Rates of private water tankers may rise sharply
Today in New Delhi, India
Jan 16, 2019-Wednesday
-°C
New Delhi
  • Humidity
    -
  • Wind
    -

Rates of private water tankers may rise sharply

As the city is expected to reel under a water crisis in the days ahead, prices of private water tankers carrying both, potable and non-potable water to more than 6,000 households, hotels and hospitals, are also estimated to rise sharply.

mumbai Updated: Aug 01, 2012 02:11 IST
Reetika Subramanian
Reetika Subramanian
Hindustan Times

As the city is expected to reel under a water crisis in the days ahead, prices of private water tankers carrying both, potable and non-potable water to more than 6,000 households, hotels and hospitals, are also estimated to rise sharply.

Currently, a private tanker carrying 10,000 litres of water costs between Rs. 800 and Rs. 1300. Proprietors of water tanker agencies across the city say this could go up by 30%, which means it could now cost between Rs. 1,700 and Rs. 2,200.

"If there are no heavy showers in the next six days, consumers will suffer a major setback," said Jeetendra Waghela, owner, Bandra Well Water Supplier. "Private well owners who supply water to us could increase the cost by Rs. 300 or more. We will have to increase the price too, keeping in mind our profit margins."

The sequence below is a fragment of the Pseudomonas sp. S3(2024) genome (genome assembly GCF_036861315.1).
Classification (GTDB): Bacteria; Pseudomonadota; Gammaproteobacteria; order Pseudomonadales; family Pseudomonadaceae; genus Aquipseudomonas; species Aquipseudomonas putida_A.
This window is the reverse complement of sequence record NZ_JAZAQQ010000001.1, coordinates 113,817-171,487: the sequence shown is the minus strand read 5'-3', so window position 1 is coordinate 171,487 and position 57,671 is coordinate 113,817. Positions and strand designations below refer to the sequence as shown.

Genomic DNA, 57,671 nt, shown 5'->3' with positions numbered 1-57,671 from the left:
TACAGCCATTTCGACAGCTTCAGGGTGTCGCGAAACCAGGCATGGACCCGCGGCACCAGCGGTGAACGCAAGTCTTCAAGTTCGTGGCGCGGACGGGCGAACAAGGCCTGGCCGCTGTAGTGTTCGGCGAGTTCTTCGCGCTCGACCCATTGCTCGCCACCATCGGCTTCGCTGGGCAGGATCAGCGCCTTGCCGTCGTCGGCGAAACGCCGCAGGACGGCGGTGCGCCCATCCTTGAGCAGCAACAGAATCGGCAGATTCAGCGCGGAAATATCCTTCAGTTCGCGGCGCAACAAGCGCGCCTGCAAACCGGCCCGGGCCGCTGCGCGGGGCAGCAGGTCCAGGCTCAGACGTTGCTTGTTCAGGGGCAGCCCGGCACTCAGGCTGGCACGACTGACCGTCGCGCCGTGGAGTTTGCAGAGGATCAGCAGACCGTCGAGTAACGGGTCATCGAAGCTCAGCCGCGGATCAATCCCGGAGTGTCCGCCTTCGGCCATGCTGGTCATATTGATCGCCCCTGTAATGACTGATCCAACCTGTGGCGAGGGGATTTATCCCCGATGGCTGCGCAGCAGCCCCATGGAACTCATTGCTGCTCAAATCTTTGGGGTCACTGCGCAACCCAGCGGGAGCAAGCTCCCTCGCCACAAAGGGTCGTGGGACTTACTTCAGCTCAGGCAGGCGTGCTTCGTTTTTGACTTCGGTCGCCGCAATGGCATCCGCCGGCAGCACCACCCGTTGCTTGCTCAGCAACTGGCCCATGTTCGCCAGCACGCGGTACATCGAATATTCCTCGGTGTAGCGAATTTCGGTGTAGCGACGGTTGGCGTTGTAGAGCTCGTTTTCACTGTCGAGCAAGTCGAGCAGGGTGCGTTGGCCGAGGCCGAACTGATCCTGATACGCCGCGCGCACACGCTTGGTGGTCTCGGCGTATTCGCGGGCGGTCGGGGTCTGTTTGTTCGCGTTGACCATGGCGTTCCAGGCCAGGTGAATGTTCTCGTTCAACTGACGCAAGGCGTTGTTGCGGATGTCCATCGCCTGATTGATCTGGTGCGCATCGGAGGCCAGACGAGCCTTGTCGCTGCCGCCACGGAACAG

Around 2,500 private water tankers with a capacity of 10,000 litres each ply in the city daily, making an average of five trips to supply water to hotels, hospitals and housing societies. "The price will depend directly on the availability of well water," said Rajesh Thakur, secretary, Mumbai Water Tankers' Association.

Former mayor Shubha Raul said the price rise is a result of the nexus between private well owners and private tanker proprietors. "Very often, non-potable water is sold to caterers and households under the guise of potable drinking water. It is essential for the civic body to acquire control even over the privately owned wells in the city to control costs," said Raul.

Residents are a worried lot. "With such a steep increase in cost, we will have to worry about effective storage and maintenance of water," said Madhu Poplai, secretary, Pali Hill Residents Association. "High costs will also give rise to illegal storage of water."

First Published: Aug 01, 2012 02:10 IST